The bill’s key intention is to give employers the impetus and tools to tackle the problem of the adjusted pay gap, meaning the variation in men and women’s earnings after controlling for differences in jobs, industry sectors, education, and experience.
“What we are trying to do is close the window for discrimination in pay decisions, that is, to eliminate the unexplained gender pay gap. Even though that gap is only 5-7%, depending on sector, it’s too much – it indicates that people are discriminated against,” said Erlingsdóttir.
In a pilot of the scheme that ran in 2012, many employers were surprised to find such a gap within their own units or companies. “The pilot was an eye-opener, the results were very different from what employers had expected. Many units had thought they would not see discrimination in pay within them. No employers want to discriminate, but the structures exist in a way that they do – it is simply a result of the unconscious gender bias in our societies,” said Erlingsdóttir.
“It is costly, but until now women have born the cost of the pay gap.”
The key explanations usually given for the adjusted pay gap are workplace bias (whether intentional or not) and differences in salary negotiation by gender. “Men are better at and more concerned by negotiations for salary raises. Now employers have better grounds to say ‘I can’t raise your salary, because I will then have to raise the salary of others with similar jobs’,” said Erlingsdóttir.
The law places the burden on employers to prove they are are paying equally, so the cost falls largely on the private sector. “It’s a very innovative policy to force these obligations on companies: that’s what’s so radical about it. It was very highly debated last spring as it was submitted to parliament, in part because it will be expensive for companies and public sector employers to implement. It is costly, but until now women have born the burden and cost of the pay gap,” said Erlingsdóttir.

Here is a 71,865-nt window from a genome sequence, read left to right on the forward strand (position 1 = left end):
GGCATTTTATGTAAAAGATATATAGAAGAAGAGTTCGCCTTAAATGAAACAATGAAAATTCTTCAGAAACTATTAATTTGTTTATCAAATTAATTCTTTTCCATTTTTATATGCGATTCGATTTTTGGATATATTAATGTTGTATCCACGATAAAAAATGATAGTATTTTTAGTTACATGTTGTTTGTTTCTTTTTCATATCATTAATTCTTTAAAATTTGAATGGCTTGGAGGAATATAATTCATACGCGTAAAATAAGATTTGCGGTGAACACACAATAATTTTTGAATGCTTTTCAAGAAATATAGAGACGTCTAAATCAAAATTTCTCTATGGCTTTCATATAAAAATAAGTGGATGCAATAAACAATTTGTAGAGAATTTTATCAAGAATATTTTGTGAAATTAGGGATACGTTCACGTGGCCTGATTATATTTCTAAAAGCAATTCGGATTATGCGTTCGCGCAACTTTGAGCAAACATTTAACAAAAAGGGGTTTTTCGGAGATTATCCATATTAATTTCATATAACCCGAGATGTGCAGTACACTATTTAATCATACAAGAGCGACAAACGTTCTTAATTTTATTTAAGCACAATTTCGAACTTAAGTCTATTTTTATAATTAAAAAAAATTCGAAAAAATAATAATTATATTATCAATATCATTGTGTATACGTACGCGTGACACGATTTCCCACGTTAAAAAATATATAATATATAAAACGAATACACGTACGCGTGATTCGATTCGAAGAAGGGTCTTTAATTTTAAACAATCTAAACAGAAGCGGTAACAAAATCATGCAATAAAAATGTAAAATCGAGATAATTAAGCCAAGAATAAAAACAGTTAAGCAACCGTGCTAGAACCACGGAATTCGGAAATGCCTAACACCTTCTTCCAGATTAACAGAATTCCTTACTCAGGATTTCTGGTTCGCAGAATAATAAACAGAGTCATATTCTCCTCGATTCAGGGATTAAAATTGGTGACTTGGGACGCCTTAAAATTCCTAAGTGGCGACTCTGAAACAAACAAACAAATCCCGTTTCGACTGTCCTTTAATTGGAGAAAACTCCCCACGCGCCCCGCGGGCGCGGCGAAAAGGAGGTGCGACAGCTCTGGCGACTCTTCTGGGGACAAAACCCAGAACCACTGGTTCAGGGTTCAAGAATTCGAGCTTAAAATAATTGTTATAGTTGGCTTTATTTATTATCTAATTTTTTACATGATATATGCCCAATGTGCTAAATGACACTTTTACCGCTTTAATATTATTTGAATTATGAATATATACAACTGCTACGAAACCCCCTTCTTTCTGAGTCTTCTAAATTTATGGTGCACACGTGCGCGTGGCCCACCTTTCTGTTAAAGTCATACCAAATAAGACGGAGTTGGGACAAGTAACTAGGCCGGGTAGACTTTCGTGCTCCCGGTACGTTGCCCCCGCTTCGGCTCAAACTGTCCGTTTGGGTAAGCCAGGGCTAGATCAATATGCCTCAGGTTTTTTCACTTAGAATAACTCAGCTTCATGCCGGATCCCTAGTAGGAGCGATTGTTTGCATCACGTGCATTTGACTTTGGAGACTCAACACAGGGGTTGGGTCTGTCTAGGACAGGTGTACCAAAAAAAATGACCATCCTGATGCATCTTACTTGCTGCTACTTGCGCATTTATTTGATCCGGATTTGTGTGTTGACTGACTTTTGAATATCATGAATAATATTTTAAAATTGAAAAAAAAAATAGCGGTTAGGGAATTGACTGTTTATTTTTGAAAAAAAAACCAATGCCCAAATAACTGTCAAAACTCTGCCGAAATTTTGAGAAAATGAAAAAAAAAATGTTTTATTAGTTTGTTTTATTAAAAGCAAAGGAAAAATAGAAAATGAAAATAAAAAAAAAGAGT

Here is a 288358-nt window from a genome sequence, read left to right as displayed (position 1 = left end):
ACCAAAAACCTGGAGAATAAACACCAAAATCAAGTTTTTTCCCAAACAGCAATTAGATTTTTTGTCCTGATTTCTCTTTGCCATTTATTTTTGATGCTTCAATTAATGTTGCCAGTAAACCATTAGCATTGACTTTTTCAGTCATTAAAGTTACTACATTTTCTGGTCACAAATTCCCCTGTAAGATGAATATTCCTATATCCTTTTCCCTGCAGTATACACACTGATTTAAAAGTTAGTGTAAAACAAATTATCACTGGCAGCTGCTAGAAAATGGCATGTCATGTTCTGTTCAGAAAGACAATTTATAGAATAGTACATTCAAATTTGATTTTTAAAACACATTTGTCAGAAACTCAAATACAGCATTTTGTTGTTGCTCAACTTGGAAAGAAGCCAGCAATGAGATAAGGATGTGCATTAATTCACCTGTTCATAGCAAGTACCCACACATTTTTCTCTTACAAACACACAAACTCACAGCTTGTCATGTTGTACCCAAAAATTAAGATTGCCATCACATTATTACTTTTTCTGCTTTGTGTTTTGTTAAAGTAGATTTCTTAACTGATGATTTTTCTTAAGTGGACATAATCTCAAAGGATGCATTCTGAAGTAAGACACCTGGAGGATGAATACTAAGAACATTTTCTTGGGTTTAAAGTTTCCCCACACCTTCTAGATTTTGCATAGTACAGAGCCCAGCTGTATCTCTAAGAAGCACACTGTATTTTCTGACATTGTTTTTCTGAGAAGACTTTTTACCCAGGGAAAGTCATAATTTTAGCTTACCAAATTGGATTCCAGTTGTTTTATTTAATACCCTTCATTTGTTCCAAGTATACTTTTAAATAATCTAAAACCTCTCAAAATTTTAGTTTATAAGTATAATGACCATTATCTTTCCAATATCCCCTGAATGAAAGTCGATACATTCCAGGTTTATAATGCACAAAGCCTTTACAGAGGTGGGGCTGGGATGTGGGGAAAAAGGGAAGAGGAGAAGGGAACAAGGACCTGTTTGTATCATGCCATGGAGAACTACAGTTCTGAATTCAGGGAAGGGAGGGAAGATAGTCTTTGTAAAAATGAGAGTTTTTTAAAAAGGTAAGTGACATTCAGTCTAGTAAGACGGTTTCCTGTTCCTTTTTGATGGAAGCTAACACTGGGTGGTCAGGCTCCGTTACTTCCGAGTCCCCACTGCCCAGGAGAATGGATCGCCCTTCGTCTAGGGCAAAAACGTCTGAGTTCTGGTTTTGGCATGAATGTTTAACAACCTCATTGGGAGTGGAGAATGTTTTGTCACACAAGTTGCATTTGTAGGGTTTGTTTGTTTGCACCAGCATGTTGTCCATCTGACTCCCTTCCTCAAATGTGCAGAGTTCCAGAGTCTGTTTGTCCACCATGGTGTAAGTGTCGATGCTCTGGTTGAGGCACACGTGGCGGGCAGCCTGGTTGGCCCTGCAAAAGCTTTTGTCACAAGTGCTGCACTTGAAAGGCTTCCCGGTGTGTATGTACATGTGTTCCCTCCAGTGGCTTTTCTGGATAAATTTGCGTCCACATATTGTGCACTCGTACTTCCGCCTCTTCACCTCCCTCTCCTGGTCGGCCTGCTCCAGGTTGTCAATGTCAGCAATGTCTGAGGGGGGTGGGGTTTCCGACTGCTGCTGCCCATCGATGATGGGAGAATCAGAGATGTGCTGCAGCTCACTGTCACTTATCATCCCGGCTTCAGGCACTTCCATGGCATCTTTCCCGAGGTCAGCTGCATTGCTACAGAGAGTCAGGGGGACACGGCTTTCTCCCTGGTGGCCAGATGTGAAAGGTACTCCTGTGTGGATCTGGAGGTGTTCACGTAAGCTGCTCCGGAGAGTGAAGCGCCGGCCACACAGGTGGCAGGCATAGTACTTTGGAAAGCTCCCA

To prove they are paying equally, employers need to decide which tasks each position involves and then assign a value to that position, meaning that salary is determined based on the position and not the person carrying out the work. “Employers need to have an equal pay policy and do a job classification, for instance. But you can still reward good performance with the salary, although performance reviews also need to be documented and traceable and of course not include any discrimination.”
Many Icelandic companies already follow a voluntary equal pay standard that the new law was based on. It was written in cooperation with the labor movement, the employers’ confederation and the Ministry of Welfare between 2008 and 2012. But business groups have argued that the mandatory law imposes too high an administrative burden, especially for small companies.
While legislators have acknowledged these concerns, they hope that phased implementation may reduce the pressure on smaller organisations. “We realise that it will be a higher burden for smaller companies than larger ones that typically have HR units and don’t have to buy extra services from private companies. But we are hoping that with the step-by-step approach smaller workplaces will benefit from the experience of the larger ones,” said Erlingsdóttir.
While the legislation was passed in 2017, the results are yet to be seen. Yet it can only contribute to speeding up change. At the current rate of progress, it will take 170 years to close the overall global economic gap between men and women.
Iceland is the first country with such a strong pay equity law, but the equal pay standard has been developed so that it could be used internationally. Switzerland and the US state of Minnesota also have schemes to certify companies as equal payers, but they are not mandatory.